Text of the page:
- Series: Voices That Matter
- Paperback: 192 pages
- Publisher: New Riders; 2 edition (December 26, 2010)
- Language: English
- ISBN-10: 0321683684
- ISBN-13: 978-0321683687
- Product Dimensions: 6.9 x 0.6 x 8.8 inches
- Shipping Weight: 12 ounces (View shipping rates and policies)
- Average Customer Review: 104 customer reviews
- Amazon Best Sellers Rank: #180,833 in Books (See Top 100 in Books)
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The Elements of User Experience: User-Centered Design for the Web and Beyond (2nd Edition) (Voices That Matter) 2nd Edition
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About the Author
Jesse James Garrett is co-founder and president of Adaptive Path, a user experience design consultancy. His contributions to the field include creating the seminal "Elements of User Experience" model; developing the Visual Vocabulary, a notation system for documenting user experience design; and defining Ajax, an approach to creating Web applications. Jesse has received Wired Magazine's Rave Award for Technology and has been named one of the "50 Most Important People on the Web" by PC World. His client work includes engagements for Twitter, NPR, Skype, Harvard Business Review, and Crayola. He is a frequent keynote speaker addressing audiences around the world on product design, user experience, and innovation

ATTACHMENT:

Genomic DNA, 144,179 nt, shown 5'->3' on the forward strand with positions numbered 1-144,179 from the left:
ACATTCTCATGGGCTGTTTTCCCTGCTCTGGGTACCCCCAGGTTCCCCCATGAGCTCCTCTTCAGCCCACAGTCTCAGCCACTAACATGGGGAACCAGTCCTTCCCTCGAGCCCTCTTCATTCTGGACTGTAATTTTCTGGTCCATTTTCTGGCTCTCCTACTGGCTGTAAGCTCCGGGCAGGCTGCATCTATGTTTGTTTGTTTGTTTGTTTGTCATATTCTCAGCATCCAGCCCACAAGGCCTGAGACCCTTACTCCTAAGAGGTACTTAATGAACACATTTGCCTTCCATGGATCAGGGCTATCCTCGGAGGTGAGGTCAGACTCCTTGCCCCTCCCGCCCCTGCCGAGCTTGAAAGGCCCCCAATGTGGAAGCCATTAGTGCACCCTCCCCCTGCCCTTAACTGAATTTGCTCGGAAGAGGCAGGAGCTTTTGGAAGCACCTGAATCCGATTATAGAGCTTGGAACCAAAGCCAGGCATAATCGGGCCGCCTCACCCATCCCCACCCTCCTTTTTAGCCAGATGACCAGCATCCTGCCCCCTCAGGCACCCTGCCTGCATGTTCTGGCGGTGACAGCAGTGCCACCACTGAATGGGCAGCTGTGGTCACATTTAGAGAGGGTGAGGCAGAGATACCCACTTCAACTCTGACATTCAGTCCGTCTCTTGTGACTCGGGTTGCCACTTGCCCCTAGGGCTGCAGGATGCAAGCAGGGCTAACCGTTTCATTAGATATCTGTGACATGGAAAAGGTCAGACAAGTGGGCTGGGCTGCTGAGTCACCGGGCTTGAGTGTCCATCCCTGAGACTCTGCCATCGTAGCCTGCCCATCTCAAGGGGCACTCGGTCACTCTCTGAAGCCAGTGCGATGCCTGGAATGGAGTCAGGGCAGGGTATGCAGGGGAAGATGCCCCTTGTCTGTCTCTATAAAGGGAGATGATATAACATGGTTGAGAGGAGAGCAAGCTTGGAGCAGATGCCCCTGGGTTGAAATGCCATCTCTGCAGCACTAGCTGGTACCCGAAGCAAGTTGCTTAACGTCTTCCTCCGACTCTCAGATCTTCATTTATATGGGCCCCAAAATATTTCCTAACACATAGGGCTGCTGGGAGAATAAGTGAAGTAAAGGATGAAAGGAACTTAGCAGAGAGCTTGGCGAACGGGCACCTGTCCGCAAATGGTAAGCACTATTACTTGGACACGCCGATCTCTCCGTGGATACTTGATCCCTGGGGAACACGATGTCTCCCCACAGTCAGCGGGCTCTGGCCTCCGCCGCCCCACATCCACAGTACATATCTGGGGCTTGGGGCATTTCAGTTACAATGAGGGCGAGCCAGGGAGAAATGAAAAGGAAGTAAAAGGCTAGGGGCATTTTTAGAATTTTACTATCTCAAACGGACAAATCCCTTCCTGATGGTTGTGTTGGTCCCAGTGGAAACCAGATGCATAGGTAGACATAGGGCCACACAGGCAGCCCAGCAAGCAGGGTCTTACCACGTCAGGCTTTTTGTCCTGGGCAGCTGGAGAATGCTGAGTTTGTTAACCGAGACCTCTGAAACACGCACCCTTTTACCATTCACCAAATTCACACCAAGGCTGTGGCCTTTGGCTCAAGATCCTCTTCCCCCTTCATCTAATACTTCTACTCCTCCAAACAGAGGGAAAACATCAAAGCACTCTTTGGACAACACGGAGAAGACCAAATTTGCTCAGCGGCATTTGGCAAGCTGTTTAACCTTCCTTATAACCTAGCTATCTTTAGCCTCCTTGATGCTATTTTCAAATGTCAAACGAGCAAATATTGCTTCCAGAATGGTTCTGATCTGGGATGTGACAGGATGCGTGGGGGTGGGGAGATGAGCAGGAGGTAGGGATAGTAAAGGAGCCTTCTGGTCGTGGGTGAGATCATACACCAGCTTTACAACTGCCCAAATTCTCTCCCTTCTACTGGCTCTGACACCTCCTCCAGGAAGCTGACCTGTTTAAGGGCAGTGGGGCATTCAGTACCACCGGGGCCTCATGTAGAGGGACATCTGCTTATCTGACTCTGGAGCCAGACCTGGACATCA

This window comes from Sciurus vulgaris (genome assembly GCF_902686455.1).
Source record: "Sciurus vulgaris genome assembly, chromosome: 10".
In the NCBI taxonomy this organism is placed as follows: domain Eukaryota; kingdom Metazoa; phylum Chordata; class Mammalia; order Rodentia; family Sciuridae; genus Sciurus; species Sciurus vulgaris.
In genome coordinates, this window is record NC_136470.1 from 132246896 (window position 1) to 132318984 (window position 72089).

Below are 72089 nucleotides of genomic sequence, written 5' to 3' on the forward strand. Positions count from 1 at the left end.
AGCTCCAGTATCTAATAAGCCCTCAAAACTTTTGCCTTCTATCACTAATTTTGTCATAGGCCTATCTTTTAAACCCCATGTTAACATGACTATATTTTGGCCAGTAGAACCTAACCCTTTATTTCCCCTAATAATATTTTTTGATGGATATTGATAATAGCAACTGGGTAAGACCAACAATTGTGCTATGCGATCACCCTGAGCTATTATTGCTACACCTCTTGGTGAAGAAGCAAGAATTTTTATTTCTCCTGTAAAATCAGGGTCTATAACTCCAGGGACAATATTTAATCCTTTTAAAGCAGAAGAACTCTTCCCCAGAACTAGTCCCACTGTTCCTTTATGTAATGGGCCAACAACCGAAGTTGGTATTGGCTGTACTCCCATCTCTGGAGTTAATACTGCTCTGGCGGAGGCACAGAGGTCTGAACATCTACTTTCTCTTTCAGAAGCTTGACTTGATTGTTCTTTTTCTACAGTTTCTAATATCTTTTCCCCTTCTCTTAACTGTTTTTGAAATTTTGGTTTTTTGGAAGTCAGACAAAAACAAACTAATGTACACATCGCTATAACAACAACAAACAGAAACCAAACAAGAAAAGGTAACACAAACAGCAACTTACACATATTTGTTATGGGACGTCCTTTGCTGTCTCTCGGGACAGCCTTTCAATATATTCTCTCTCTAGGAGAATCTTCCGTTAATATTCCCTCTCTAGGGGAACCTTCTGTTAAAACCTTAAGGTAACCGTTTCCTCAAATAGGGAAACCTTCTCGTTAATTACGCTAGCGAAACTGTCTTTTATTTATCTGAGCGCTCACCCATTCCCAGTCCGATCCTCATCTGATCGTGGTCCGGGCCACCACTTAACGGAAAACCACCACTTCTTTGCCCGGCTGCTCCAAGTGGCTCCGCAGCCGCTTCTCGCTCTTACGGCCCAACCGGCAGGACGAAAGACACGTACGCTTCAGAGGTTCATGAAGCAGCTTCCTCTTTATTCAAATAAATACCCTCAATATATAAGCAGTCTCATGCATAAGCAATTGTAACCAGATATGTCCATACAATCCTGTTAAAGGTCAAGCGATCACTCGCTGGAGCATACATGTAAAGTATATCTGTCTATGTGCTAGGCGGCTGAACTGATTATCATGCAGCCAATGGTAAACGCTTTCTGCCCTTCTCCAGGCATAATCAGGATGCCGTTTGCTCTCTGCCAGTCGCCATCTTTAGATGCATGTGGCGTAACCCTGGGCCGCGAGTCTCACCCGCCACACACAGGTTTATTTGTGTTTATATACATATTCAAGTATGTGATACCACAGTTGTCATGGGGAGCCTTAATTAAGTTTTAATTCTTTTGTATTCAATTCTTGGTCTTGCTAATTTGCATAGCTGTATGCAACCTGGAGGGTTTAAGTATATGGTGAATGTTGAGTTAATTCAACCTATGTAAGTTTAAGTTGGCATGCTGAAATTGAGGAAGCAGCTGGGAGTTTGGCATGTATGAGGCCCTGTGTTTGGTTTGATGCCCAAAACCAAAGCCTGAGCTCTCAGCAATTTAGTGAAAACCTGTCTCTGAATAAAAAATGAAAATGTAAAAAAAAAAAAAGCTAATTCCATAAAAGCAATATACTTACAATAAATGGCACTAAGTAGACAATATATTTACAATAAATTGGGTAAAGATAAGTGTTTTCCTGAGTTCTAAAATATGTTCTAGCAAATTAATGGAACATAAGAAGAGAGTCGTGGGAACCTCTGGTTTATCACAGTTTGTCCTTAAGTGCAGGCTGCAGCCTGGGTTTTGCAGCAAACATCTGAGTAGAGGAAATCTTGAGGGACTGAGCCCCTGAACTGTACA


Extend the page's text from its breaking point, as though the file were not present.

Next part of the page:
Top customer reviews
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As far as I understood, the author suggest using the framework described in the book for managing software solutions as a whole. The framework itself is not bad, but the scope, strategy and stru ture planes kinda try to steal away the glory from the good old fashioned software requirement specification document.
As for the framework, Garrett proposes an approach that goes from general to specific, laying out the groundwork first by getting the strategy plane solidified with clear site objectives based on user needs. Once the strategy is clear, the scope of the project can be defined, through functional specifications and a description of content requirements. The next layer up corresponds to the structure plane, where interaction design and information architecture take place. Next up, in the skeleton plane the interface, navigation and information design (in the form of the familiar wireframes) can be designed, leaving for last the visual design at the surface plane.
As a web project manager and product manager for many years, I found Garrett's "Elements of User Experience" a confirmation of the best practices that anybody wanting to succeed at creating successful web products should take into account throughout the pre-production and production phases.